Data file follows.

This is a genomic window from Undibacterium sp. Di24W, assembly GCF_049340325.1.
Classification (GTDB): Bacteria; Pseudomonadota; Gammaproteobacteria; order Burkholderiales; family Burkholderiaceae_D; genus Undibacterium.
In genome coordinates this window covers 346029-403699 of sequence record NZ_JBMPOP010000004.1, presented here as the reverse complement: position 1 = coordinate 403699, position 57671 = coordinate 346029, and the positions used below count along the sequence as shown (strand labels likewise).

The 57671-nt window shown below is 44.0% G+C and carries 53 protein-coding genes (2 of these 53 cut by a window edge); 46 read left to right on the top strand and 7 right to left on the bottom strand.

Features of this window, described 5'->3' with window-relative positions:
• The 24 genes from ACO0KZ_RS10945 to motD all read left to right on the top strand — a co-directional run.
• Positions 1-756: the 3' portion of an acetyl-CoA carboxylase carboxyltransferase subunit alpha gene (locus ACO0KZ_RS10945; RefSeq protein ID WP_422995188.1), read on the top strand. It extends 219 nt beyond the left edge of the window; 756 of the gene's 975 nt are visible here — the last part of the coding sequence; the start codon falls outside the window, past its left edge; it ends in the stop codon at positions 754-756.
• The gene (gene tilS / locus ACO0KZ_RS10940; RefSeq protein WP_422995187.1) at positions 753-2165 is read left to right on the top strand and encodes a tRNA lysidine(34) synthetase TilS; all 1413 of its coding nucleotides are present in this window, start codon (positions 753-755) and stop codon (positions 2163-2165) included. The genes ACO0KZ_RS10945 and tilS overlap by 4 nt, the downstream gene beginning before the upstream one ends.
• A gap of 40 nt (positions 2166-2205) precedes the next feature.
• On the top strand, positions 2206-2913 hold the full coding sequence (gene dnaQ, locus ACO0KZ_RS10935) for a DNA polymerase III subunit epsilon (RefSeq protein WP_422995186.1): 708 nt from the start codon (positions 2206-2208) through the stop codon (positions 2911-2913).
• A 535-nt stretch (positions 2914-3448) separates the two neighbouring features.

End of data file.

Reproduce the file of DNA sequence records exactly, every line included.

This is a genomic window from Undibacterium sp. Di24W, assembly GCF_049340325.1.
Classification (GTDB): Bacteria; Pseudomonadota; Gammaproteobacteria; order Burkholderiales; family Burkholderiaceae_D; genus Undibacterium.
In genome coordinates this window covers 346029-403699 of sequence record NZ_JBMPOP010000004.1, presented here as the reverse complement: position 1 = coordinate 403699, position 57671 = coordinate 346029, and the positions used below count along the sequence as shown (strand labels likewise).

The 57671-nt window shown below is 44.0% G+C and carries 53 protein-coding genes (2 of these 53 cut by a window edge); 46 read left to right on the top strand and 7 right to left on the bottom strand.

Features of this window, described 5'->3' with window-relative positions:
• The 24 genes from ACO0KZ_RS10945 to motD all read left to right on the top strand — a co-directional run.
• Positions 1-756: the 3' portion of an acetyl-CoA carboxylase carboxyltransferase subunit alpha gene (locus ACO0KZ_RS10945; RefSeq protein ID WP_422995188.1), read on the top strand. It extends 219 nt beyond the left edge of the window; 756 of the gene's 975 nt are visible here — the last part of the coding sequence; the start codon falls outside the window, past its left edge; it ends in the stop codon at positions 754-756.
• The gene (gene tilS / locus ACO0KZ_RS10940; RefSeq protein WP_422995187.1) at positions 753-2165 is read left to right on the top strand and encodes a tRNA lysidine(34) synthetase TilS; all 1413 of its coding nucleotides are present in this window, start codon (positions 753-755) and stop codon (positions 2163-2165) included. The genes ACO0KZ_RS10945 and tilS overlap by 4 nt, the downstream gene beginning before the upstream one ends.
• A gap of 40 nt (positions 2166-2205) precedes the next feature.
• On the top strand, positions 2206-2913 hold the full coding sequence (gene dnaQ, locus ACO0KZ_RS10935) for a DNA polymerase III subunit epsilon (RefSeq protein WP_422995186.1): 708 nt from the start codon (positions 2206-2208) through the stop codon (positions 2911-2913).
• A 535-nt stretch (positions 2914-3448) separates the two neighbouring features.